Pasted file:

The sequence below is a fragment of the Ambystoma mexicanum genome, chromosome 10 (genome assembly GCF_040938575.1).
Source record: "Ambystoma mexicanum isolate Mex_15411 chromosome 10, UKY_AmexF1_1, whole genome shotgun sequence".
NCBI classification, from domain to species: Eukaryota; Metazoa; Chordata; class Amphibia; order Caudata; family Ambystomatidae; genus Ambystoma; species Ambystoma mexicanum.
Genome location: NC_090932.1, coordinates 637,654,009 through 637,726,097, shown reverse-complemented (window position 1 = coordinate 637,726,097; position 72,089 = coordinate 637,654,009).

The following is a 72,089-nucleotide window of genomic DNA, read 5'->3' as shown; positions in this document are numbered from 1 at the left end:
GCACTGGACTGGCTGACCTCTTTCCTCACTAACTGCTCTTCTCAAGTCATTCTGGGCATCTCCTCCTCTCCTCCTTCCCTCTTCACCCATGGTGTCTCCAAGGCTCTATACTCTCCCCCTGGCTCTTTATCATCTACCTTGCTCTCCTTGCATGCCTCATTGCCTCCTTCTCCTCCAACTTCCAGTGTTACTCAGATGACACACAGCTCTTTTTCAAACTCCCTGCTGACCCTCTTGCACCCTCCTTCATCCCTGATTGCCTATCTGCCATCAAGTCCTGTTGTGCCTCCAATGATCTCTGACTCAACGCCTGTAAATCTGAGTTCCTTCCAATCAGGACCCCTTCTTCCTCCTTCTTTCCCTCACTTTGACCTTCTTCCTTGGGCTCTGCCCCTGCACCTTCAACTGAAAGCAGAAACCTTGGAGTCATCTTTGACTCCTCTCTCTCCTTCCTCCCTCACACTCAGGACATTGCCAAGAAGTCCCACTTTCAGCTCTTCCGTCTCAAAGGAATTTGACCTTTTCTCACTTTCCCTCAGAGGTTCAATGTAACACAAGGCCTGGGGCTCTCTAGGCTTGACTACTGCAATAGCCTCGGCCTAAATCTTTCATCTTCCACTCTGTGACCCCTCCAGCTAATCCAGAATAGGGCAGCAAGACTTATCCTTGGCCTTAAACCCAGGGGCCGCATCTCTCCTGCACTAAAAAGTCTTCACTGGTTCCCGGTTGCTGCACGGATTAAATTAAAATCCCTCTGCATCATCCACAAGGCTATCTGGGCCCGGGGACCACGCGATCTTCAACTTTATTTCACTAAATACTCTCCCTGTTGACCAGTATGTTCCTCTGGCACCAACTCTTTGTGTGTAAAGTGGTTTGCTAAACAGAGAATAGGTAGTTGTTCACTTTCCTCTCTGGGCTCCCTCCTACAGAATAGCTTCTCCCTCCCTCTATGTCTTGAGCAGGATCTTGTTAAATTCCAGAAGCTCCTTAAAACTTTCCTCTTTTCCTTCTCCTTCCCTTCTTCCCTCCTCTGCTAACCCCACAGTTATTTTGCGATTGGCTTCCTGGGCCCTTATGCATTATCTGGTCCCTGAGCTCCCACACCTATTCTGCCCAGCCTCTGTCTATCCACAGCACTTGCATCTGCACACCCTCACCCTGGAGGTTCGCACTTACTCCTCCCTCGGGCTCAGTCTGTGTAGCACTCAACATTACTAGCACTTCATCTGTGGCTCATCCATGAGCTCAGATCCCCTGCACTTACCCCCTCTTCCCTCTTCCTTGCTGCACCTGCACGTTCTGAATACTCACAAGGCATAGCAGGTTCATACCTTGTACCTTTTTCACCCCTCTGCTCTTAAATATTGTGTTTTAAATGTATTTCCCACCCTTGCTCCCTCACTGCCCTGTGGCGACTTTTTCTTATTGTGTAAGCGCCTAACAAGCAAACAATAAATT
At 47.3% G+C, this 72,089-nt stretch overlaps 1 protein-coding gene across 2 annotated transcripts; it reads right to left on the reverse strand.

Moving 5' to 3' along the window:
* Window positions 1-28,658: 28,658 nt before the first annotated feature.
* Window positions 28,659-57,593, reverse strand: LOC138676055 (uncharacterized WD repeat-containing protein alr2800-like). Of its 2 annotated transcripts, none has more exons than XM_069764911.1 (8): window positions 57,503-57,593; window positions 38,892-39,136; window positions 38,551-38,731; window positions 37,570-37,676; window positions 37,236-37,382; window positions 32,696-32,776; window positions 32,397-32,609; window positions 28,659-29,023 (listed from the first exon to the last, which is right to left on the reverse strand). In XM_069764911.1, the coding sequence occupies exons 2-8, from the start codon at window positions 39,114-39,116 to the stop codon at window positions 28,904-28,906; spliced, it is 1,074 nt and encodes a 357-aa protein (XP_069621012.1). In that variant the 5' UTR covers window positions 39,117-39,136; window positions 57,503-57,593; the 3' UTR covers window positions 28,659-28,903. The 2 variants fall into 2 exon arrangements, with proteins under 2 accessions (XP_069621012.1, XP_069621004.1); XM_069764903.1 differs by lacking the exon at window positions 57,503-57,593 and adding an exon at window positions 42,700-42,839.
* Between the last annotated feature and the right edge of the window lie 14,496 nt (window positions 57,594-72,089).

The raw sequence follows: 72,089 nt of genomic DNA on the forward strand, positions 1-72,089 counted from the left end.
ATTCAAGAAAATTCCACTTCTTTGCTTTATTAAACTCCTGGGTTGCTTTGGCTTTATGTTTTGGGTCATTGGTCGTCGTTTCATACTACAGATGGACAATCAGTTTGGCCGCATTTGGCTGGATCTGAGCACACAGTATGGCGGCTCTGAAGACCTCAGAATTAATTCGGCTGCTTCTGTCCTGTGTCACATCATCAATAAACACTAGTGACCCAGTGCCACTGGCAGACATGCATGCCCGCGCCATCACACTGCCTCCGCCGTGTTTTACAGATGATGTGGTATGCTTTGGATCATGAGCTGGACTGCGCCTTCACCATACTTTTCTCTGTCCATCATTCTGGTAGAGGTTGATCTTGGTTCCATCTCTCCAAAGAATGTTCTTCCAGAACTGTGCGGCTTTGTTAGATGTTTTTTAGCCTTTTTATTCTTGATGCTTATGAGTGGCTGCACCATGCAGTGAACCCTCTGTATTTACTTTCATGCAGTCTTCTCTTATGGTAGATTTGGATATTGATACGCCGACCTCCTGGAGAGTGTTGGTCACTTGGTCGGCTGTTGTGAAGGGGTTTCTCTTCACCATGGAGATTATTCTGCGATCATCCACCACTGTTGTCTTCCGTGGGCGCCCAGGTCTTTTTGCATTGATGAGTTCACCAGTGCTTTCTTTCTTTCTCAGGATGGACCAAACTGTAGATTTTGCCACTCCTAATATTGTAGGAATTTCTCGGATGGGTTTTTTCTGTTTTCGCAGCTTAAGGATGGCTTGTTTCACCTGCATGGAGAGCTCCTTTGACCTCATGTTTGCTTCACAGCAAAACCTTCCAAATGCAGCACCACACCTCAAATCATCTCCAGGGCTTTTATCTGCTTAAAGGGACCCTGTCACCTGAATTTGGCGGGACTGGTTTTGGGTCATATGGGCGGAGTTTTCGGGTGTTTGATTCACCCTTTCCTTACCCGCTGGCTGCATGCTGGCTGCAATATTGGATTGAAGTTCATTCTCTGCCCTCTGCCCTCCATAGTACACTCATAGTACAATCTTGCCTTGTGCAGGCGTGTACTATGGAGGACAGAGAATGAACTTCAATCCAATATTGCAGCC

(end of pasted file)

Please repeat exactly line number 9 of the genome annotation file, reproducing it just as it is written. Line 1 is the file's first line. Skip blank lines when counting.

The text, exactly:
* Window positions 1-28,658: 28,658 nt before the first annotated feature.